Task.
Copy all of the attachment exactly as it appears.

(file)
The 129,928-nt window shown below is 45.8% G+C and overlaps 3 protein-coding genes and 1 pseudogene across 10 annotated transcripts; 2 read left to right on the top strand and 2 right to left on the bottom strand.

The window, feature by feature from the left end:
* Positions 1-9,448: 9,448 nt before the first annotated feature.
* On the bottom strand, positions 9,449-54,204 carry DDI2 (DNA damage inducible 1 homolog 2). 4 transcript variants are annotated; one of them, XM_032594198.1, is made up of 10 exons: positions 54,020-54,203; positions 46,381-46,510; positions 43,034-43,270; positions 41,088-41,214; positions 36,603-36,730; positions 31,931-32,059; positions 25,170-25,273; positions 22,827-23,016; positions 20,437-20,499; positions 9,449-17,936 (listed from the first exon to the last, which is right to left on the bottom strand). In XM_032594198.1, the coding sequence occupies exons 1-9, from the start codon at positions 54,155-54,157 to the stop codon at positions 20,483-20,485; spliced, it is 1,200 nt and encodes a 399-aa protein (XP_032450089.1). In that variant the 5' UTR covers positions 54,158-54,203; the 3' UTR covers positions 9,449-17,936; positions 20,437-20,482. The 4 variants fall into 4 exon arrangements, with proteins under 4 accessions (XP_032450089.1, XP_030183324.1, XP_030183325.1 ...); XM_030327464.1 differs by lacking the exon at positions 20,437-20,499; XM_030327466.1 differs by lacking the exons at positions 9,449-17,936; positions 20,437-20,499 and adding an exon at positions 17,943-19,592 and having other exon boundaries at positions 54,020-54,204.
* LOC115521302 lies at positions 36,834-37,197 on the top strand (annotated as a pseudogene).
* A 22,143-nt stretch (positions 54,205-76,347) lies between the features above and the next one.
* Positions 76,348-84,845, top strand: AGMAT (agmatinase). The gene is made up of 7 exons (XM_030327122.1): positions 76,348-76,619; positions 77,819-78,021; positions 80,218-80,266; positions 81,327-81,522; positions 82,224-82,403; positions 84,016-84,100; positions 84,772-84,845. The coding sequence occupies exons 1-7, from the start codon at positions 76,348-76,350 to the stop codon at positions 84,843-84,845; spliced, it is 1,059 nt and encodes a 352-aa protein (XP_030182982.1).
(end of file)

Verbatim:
The 129,928-nt window shown below is 45.8% G+C and overlaps 3 protein-coding genes and 1 pseudogene across 10 annotated transcripts; 2 read left to right on the top strand and 2 right to left on the bottom strand.

The window, feature by feature from the left end:
* Positions 1-9,448: 9,448 nt before the first annotated feature.
* On the bottom strand, positions 9,449-54,204 carry DDI2 (DNA damage inducible 1 homolog 2). 4 transcript variants are annotated; one of them, XM_032594198.1, is made up of 10 exons: positions 54,020-54,203; positions 46,381-46,510; positions 43,034-43,270; positions 41,088-41,214; positions 36,603-36,730; positions 31,931-32,059; positions 25,170-25,273; positions 22,827-23,016; positions 20,437-20,499; positions 9,449-17,936 (listed from the first exon to the last, which is right to left on the bottom strand). In XM_032594198.1, the coding sequence occupies exons 1-9, from the start codon at positions 54,155-54,157 to the stop codon at positions 20,483-20,485; spliced, it is 1,200 nt and encodes a 399-aa protein (XP_032450089.1). In that variant the 5' UTR covers positions 54,158-54,203; the 3' UTR covers positions 9,449-17,936; positions 20,437-20,482. The 4 variants fall into 4 exon arrangements, with proteins under 4 accessions (XP_032450089.1, XP_030183324.1, XP_030183325.1 ...); XM_030327464.1 differs by lacking the exon at positions 20,437-20,499; XM_030327466.1 differs by lacking the exons at positions 9,449-17,936; positions 20,437-20,499 and adding an exon at positions 17,943-19,592 and having other exon boundaries at positions 54,020-54,204.
* LOC115521302 lies at positions 36,834-37,197 on the top strand (annotated as a pseudogene).
* A 22,143-nt stretch (positions 54,205-76,347) lies between the features above and the next one.
* Positions 76,348-84,845, top strand: AGMAT (agmatinase). The gene is made up of 7 exons (XM_030327122.1): positions 76,348-76,619; positions 77,819-78,021; positions 80,218-80,266; positions 81,327-81,522; positions 82,224-82,403; positions 84,016-84,100; positions 84,772-84,845. The coding sequence occupies exons 1-7, from the start codon at positions 76,348-76,350 to the stop codon at positions 84,843-84,845; spliced, it is 1,059 nt and encodes a 352-aa protein (XP_030182982.1).